Sometimes it was not easy to get the bar through the ground. Small and large rocks were stubborn, but we assisted James by one of us  putting our weight on the bar.

Then by moving the bar back-and-forth and from side-to-side. it was enlarged enough to put the seedling roots in comfortably. The soil was then pushed closed to eliminate air pockets.


As you can see, these photos were not all taken with the same planting. The weather began to deteriorate. Mist became too common. But through it all James persisted and all the seedlings were planted. We marked the seedlings with surveyor’s tape so we could check on them later. It would be great if they all survived, but most likely not. Time will tell.

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Uneventful to Unique

What began as an ordinary walk-about on a rather cloudy day ended with a great find.  There was an area of our property I hadn’t trekked through in months. It was time, my curiosity said, to see what changes nature had thrown our way over the winter.  There was also another reason for a walk-about — shed antlers. The male deer lose their antlers every year, usually during January and February. This was March.

Part of the walk-about included  going from one side of a gully to the other. One of those where it fairly easy to get to the bottom, but a challenge to get up the other side. Contemplating this challenge, looking to my right, there was a color out of place. Hummm. So I took the picture that opened this posting. Perhaps you can spot it. But since it is a different experience in person, I’ve enlarged it.

And enlarged it again.

While I’d found individual sheds, some very massive and irregular, this is a first for me. Looking through the leaves, I also found the lower jaw, intact. That too is very unusual. For some reason these particular bones had not washed further down to the base of the gully. There were a few other bones, gnawed on ribs, vertebrae and long bones, but they were found further down.

So what happened? We can only speculate. Big bucks, this was at least a 10 pointer, don’t just up and die of natural causes at the top of a gully. The bones were very clean. No hair or skin was left. It can take up to two ears for hair to decompose. My guess is that this deer was shot during the 2008 hunting season. Injured deer can sometimes travel for miles before going down because of blood loss. Some survive. This one didn’t.

While it may seem a shame this happened to the buck, there are some positives. This deer fed a great number of animals during a time of year when food is scarce.  Of course vultures had a feast and possibly fox, coyote and a whole bunch of insects. Its bones continued giving  by providing calcium to animals such as squirrels, chipmunks, groundhogs and turtles.

The key to finding the unusual is being aware of and investigating the things that seem out of place. The flash of white jumped out to me. It was not usual in that leaf covered location. Now I get to closely examine a real deer skull. It is fascinating. More on that another time.

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Persistence and Procrastination

Who says procrastination doesn’t pay. Most mothers, most bosses and well, I’ve said it myself. But what’s a saying without an exception. There are occasions where procrastination results in something positive. Such is the case with the “Hatching Insects.”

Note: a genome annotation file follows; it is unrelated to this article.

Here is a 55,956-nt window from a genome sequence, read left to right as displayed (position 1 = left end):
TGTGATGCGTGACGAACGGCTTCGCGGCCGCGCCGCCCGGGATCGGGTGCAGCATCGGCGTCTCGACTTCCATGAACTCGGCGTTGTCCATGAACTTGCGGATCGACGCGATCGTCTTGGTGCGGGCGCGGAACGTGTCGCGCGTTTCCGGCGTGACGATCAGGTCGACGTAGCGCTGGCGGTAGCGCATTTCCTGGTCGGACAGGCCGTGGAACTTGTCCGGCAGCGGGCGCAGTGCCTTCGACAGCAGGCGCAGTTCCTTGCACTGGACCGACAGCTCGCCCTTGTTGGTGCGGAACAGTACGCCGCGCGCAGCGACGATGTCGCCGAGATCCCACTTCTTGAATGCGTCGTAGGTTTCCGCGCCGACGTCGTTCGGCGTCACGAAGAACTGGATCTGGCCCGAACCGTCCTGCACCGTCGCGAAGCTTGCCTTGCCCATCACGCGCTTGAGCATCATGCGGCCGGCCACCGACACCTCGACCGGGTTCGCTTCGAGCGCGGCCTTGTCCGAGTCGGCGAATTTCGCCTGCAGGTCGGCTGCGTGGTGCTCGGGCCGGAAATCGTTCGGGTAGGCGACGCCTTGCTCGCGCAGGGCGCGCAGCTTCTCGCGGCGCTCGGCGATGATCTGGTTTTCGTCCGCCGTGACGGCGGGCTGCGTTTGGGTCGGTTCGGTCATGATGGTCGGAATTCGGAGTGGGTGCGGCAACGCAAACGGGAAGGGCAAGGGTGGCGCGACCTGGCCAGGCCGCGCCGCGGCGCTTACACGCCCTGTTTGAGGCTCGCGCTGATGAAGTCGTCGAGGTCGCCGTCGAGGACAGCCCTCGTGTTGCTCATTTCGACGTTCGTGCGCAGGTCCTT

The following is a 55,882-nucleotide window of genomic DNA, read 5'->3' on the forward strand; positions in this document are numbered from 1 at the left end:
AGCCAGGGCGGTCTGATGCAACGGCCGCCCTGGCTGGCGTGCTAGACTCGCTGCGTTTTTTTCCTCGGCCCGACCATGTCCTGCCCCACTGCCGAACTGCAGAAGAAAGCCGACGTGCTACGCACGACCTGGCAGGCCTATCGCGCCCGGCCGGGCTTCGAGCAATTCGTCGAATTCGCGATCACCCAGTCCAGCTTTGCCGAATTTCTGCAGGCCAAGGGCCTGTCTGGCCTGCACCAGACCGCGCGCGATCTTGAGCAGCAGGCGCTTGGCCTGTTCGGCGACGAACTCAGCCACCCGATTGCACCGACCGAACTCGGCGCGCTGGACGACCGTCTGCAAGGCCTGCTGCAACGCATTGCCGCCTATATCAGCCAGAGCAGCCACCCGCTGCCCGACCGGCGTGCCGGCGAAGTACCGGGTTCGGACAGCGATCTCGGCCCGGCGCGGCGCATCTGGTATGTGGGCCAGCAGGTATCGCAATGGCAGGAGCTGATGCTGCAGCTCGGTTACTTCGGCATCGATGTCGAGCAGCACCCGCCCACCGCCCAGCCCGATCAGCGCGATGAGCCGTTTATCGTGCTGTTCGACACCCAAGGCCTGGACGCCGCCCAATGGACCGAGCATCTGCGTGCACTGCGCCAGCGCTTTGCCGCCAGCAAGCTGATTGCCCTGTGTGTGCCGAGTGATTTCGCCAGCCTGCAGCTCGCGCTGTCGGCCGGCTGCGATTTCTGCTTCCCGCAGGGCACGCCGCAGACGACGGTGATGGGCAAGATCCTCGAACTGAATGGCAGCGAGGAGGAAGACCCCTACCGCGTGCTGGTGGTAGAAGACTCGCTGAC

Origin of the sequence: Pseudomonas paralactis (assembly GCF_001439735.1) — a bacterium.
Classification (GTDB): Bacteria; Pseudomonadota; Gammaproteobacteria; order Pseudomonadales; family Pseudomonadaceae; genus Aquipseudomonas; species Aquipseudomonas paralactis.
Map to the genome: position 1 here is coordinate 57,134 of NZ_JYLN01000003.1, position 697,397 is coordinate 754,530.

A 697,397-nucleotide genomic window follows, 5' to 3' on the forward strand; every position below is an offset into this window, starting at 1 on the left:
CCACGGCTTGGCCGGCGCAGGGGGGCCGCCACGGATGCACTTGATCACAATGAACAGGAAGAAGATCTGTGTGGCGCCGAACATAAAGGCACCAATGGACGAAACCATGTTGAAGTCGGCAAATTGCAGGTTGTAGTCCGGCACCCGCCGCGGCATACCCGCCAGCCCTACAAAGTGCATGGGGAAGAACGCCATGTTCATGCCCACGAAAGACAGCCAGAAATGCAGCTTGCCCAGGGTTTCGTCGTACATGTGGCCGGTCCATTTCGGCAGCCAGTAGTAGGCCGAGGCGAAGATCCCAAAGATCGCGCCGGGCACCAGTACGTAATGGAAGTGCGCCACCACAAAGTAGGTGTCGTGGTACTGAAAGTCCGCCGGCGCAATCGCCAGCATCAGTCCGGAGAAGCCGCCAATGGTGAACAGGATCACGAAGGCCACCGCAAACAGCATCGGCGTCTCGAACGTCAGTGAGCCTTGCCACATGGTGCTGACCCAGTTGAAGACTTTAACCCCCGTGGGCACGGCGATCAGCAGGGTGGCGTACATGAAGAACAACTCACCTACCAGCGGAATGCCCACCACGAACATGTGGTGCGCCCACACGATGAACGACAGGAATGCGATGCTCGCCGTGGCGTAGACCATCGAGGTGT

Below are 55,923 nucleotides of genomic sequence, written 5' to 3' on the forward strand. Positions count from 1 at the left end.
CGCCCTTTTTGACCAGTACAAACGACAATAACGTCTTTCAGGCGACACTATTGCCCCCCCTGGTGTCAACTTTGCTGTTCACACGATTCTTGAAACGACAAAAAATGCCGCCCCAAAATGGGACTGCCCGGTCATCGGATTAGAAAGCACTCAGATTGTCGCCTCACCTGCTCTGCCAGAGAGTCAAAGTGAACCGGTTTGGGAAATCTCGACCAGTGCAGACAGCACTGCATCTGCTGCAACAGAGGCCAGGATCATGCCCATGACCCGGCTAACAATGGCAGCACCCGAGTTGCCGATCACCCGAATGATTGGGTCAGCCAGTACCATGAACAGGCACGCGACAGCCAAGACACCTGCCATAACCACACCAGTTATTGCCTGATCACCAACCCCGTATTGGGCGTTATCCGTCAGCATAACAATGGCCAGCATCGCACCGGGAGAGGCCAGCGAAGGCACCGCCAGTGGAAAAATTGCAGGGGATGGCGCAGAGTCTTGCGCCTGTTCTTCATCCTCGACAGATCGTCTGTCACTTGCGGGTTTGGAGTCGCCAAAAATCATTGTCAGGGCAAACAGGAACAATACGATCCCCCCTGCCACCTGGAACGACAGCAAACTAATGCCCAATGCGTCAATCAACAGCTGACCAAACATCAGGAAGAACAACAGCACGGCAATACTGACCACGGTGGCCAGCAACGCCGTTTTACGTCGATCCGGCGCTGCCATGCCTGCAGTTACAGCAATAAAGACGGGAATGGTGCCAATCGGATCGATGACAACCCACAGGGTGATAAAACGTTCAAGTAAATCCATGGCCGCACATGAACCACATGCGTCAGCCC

It began last January. That’s when I wrote about a mass of insect eggs found on a bramble stem sticking out of the snow. There were two masses, I took one, cut it open to discover what it was. The other one remained where it was outside. I titled that one “Keeping Warm Insect Style.” I’ve been checking that egg mass regularly since the weather has gotten warmer, so I wouldn’t miss seeing what hatches.

Then Monday, while writing about garlic for a special presentation, I needed a particular gardening book. It was on a shelf above the ledge where the cut-in-half egg case has languished since January. I had procrastinated about disposing of it.

It moved.

I looked again, closer. Both halves of the egg case were alive with what appeared to be small worms. But they weren’t worms, they were the insects’ pupae moving because the insect was trying to get out. I Grabbed the camera, turned on a lamp to take some still photos. Then, wondered if the video camera could get close enough to record these tiny insects. The answer was yes. Video time is limited in this venue, so have a small clip of one of these insects getting the last four of the six legs free. It actually took over four minutes, you will see the last minute-and-a-half. Many people will recognize this cute little one, a beneficial insect that can get quite large. I had one in my dorm room, named it Johnny P. Mantis.

Click on “persistent” below to see the video. 


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It’s a What?

On March 3rd the sun shone, the weather began to change and the snow thawed. Walking along a trail I’ve named “Lower Turtle Trail,” my curiosity got the better of me. Wonder if I can find a snake under any of the many logs along the way. Slowly, I turned over a log, rolling it toward me so nothing that could bite could get to me. No snake. But glistening in the sunlight were some bright metallic green flies – or so I thought at the time. But back at the house, browsing the books, it just didn’t fit. At first I thought it might be a green bottle fly.  But the eyes weren’t the right color and the wings were held differently. Then looking some more, thought perhaps a Condylostylid long-legged fly. Humm, the legs weren’t right, not skinny and black; plus the wings didn’t have the right pattern. Now what. Started thinking about those legs. So took a look at another photo of that insect.